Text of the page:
Oct 15, 2013, 2:25 PM EDT
By now, pretty much everybody was already resigned to the fact that Chris Pronger was never going to appear in an NHL game again. That much isn’t news. The Flyers finally acknowledging the elephant in the room on the other hand…
In a story filed by Ken Campbell to The Hockey News, Flyers general manager Paul Holmgren admits Pronger is retired for all intents and purposes. It’s believed to be the first time the team or a team executive has publicly stated that we’ve almost certainly seen the last of the great defenseman.
“I’ll say it, Chris is never going to play again,” said Philadelphia Flyers GM Paul Holmgren. “I have no problems saying it.”
There’s just one problem with Holmgren coming out and saying that. Popular thinking is Pronger hasn’t formally retired so that the club can continue placing him and his roughly $5 million salary cap hit on long-term injured reserve.
But since Pronger turned 35 during the deal, the Flyers have no way out of absorbing the cap hit for the next four seasons. He isn’t going to retire because he’s due $7 million in salary next season and $4 million in 2014-15. If he were to retire, he’d forfeit the money and the Flyers would still be on the hook for the cap hit the next four seasons. They can’t buy him out because the CBA forbids teams from buying out injured players, but the Flyers do get the cap relief by keeping him on the long-term injury list, the same way the Boston Bruins are dealing with Marc Savard.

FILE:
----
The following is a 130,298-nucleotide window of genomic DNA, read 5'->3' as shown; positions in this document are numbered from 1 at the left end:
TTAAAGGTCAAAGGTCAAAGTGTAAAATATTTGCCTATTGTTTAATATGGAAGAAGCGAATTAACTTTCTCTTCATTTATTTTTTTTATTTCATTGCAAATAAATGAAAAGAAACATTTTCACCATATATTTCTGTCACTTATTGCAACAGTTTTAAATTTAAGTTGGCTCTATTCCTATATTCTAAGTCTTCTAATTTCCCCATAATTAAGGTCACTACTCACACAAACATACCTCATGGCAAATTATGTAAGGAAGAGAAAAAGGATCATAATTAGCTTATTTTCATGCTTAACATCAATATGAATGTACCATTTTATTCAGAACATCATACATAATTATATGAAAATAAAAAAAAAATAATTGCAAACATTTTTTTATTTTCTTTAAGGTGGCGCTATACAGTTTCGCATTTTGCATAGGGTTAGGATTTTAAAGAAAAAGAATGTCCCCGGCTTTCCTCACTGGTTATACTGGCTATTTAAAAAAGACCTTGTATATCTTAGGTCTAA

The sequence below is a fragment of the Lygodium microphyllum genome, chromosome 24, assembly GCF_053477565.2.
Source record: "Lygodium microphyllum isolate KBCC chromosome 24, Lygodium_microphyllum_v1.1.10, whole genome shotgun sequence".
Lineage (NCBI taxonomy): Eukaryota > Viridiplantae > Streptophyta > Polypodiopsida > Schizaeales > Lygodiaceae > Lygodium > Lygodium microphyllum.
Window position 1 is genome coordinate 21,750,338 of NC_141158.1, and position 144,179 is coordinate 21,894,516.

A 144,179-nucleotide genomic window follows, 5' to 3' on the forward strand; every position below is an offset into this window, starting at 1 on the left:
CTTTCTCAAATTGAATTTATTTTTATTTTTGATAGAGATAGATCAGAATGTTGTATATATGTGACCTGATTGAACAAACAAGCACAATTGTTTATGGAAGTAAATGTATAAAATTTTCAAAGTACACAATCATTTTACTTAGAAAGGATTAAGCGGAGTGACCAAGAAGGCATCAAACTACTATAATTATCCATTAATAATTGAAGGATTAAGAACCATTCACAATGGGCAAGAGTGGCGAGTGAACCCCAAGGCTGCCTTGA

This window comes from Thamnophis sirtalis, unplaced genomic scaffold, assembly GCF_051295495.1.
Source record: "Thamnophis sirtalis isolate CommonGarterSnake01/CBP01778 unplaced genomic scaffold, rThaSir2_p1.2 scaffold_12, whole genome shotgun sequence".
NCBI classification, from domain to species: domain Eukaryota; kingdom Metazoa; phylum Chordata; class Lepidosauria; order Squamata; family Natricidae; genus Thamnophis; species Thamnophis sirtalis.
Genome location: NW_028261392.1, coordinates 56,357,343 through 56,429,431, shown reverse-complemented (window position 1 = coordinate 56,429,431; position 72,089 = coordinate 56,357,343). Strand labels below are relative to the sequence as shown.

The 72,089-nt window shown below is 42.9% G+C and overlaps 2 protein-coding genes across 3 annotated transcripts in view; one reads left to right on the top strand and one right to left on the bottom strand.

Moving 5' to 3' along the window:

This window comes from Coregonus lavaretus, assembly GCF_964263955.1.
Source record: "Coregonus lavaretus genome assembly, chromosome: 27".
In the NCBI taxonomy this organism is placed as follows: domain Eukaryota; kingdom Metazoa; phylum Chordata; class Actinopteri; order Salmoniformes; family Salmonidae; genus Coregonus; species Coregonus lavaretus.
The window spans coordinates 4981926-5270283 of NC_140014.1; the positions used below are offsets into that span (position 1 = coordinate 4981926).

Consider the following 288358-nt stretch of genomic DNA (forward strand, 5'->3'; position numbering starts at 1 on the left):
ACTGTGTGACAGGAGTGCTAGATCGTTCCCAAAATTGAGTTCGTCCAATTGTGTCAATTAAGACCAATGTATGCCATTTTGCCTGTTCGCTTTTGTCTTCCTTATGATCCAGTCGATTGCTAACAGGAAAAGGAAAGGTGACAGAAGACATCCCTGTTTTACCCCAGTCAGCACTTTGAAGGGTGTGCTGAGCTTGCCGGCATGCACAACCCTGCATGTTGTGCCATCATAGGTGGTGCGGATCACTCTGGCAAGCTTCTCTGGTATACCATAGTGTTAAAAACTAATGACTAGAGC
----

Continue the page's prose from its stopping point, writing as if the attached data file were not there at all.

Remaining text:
Over-35 contracts were designed to prevent teams from circumventing the CBA, but it’s almost certain neither Pronger nor Savard – whose $4-million cap hit also runs the next four seasons, though his isn’t a 35-plus deal – will play again.
It’s been no secret in Philadelphia the Flyers have pulling this maneuver in large part to circumvent the cap. Now that it’s out in the open, will the NHL step in and put a stop to it?
My guess is probably not. Holmgren’s quote may have given the game away, but he could just as easily claim that’s only one man’s opinion. He’s not a doctor, and he can’t speak to Pronger’s intentions.
Still, it’s somewhat surprising the league has allowed this to go on for another season. You have to wonder if/when they’ll step in.
Per Campbell, both Holmgren and Pronger’s agent have sought some kind of compromise with the NHL with regard to the over-35 rule, but no exemptions are anticipated at this time. Perhaps turning a blind eye to the accounting tricks are the best they will do.
Pronger hasn’t suited up for the Flyers in nearly two full calendar years now and continues to suffer the effects of post-concussion syndrome. While reports have been increasingly optimistic about his improvement, his pro hockey days are likely long gone.
Campbell’s profile on Pronger is worth a read, as it touches on a variety of subjects including how the defenseman has transitioned into a front-office role with the Flyers.
>> Chris Pronger, still at large [THN]
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